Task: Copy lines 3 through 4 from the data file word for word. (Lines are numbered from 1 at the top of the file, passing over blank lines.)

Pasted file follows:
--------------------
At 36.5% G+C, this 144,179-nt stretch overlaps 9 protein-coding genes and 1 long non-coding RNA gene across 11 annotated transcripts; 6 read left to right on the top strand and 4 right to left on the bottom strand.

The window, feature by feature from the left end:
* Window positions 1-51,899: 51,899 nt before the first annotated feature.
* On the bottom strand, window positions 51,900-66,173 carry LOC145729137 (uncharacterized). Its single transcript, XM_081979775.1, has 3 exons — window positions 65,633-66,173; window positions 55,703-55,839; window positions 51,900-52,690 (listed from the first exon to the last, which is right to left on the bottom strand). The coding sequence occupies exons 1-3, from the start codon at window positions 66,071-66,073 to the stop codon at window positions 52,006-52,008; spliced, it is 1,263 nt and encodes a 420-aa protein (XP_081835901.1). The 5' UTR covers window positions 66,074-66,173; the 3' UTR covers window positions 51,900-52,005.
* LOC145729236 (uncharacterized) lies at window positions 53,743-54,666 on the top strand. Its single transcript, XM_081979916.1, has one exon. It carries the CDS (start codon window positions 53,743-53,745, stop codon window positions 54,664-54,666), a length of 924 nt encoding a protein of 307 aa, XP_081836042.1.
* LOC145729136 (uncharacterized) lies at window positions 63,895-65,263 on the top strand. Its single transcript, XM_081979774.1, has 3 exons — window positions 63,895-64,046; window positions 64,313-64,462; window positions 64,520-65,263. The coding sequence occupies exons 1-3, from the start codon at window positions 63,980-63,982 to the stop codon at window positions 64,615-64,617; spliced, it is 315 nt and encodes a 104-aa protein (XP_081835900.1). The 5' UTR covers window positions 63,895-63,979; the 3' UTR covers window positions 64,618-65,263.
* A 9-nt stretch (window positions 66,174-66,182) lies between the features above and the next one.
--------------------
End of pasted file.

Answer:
* Window positions 1-51,899: 51,899 nt before the first annotated feature.
* On the bottom strand, window positions 51,900-66,173 carry LOC145729137 (uncharacterized). Its single transcript, XM_081979775.1, has 3 exons — window positions 65,633-66,173; window positions 55,703-55,839; window positions 51,900-52,690 (listed from the first exon to the last, which is right to left on the bottom strand). The coding sequence occupies exons 1-3, from the start codon at window positions 66,071-66,073 to the stop codon at window positions 52,006-52,008; spliced, it is 1,263 nt and encodes a 420-aa protein (XP_081835901.1). The 5' UTR covers window positions 66,074-66,173; the 3' UTR covers window positions 51,900-52,005.